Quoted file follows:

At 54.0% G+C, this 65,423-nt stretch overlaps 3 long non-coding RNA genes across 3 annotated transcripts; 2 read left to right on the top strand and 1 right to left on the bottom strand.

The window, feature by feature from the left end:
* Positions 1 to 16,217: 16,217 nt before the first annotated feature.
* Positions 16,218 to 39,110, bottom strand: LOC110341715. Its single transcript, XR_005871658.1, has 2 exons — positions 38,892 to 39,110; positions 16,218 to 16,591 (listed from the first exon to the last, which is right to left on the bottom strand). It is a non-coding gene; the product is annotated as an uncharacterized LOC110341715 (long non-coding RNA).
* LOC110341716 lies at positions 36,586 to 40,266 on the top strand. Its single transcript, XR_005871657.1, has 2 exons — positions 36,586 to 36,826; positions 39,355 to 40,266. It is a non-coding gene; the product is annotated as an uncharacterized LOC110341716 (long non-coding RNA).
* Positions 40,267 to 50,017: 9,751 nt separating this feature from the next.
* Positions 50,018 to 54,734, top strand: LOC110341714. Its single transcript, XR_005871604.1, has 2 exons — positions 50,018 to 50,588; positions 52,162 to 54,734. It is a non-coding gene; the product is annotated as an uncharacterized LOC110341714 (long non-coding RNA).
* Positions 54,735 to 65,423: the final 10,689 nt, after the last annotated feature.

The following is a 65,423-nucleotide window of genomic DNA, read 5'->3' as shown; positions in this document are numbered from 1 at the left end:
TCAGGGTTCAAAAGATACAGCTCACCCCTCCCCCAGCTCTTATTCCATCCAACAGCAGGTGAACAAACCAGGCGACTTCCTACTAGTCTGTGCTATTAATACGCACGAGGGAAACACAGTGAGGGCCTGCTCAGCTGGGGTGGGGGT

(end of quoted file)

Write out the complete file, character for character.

At 54.0% G+C, this 65,423-nt stretch overlaps 3 long non-coding RNA genes across 3 annotated transcripts; 2 read left to right on the top strand and 1 right to left on the bottom strand.

The window, feature by feature from the left end:
* Positions 1 to 16,217: 16,217 nt before the first annotated feature.
* Positions 16,218 to 39,110, bottom strand: LOC110341715. Its single transcript, XR_005871658.1, has 2 exons — positions 38,892 to 39,110; positions 16,218 to 16,591 (listed from the first exon to the last, which is right to left on the bottom strand). It is a non-coding gene; the product is annotated as an uncharacterized LOC110341715 (long non-coding RNA).
* LOC110341716 lies at positions 36,586 to 40,266 on the top strand. Its single transcript, XR_005871657.1, has 2 exons — positions 36,586 to 36,826; positions 39,355 to 40,266. It is a non-coding gene; the product is annotated as an uncharacterized LOC110341716 (long non-coding RNA).
* Positions 40,267 to 50,017: 9,751 nt separating this feature from the next.
* Positions 50,018 to 54,734, top strand: LOC110341714. Its single transcript, XR_005871604.1, has 2 exons — positions 50,018 to 50,588; positions 52,162 to 54,734. It is a non-coding gene; the product is annotated as an uncharacterized LOC110341714 (long non-coding RNA).
* Positions 54,735 to 65,423: the final 10,689 nt, after the last annotated feature.

The following is a 65,423-nucleotide window of genomic DNA, read 5'->3' as shown; positions in this document are numbered from 1 at the left end:
TCAGGGTTCAAAAGATACAGCTCACCCCTCCCCCAGCTCTTATTCCATCCAACAGCAGGTGAACAAACCAGGCGACTTCCTACTAGTCTGTGCTATTAATACGCACGAGGGAAACACAGTGAGGGCCTGCTCAGCTGGGGTGGGGGT